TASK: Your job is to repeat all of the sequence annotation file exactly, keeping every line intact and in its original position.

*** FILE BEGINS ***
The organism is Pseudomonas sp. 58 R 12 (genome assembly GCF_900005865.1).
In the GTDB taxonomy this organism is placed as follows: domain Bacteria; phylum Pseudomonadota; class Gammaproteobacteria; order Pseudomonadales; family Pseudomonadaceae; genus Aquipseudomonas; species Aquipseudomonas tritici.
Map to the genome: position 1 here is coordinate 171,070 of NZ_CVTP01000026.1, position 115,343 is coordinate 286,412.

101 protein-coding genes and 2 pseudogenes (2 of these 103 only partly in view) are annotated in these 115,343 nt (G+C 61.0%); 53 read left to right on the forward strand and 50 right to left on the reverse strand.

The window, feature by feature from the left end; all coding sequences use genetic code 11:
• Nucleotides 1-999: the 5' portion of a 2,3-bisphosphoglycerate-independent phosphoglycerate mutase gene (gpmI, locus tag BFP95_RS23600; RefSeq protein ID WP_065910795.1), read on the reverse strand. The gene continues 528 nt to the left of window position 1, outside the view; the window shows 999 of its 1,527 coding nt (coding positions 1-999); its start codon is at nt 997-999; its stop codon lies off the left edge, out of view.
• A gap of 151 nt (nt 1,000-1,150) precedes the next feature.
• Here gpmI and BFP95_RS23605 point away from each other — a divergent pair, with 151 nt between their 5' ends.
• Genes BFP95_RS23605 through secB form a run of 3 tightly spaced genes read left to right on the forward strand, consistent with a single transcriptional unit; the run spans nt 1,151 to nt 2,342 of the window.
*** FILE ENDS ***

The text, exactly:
The organism is Pseudomonas sp. 58 R 12 (genome assembly GCF_900005865.1).
In the GTDB taxonomy this organism is placed as follows: domain Bacteria; phylum Pseudomonadota; class Gammaproteobacteria; order Pseudomonadales; family Pseudomonadaceae; genus Aquipseudomonas; species Aquipseudomonas tritici.
Map to the genome: position 1 here is coordinate 171,070 of NZ_CVTP01000026.1, position 115,343 is coordinate 286,412.

101 protein-coding genes and 2 pseudogenes (2 of these 103 only partly in view) are annotated in these 115,343 nt (G+C 61.0%); 53 read left to right on the forward strand and 50 right to left on the reverse strand.

The window, feature by feature from the left end; all coding sequences use genetic code 11:
• Nucleotides 1-999: the 5' portion of a 2,3-bisphosphoglycerate-independent phosphoglycerate mutase gene (gpmI, locus tag BFP95_RS23600; RefSeq protein ID WP_065910795.1), read on the reverse strand. The gene continues 528 nt to the left of window position 1, outside the view; the window shows 999 of its 1,527 coding nt (coding positions 1-999); its start codon is at nt 997-999; its stop codon lies off the left edge, out of view.
• A gap of 151 nt (nt 1,000-1,150) precedes the next feature.
• Here gpmI and BFP95_RS23605 point away from each other — a divergent pair, with 151 nt between their 5' ends.
• Genes BFP95_RS23605 through secB form a run of 3 tightly spaced genes read left to right on the forward strand, consistent with a single transcriptional unit; the run spans nt 1,151 to nt 2,342 of the window.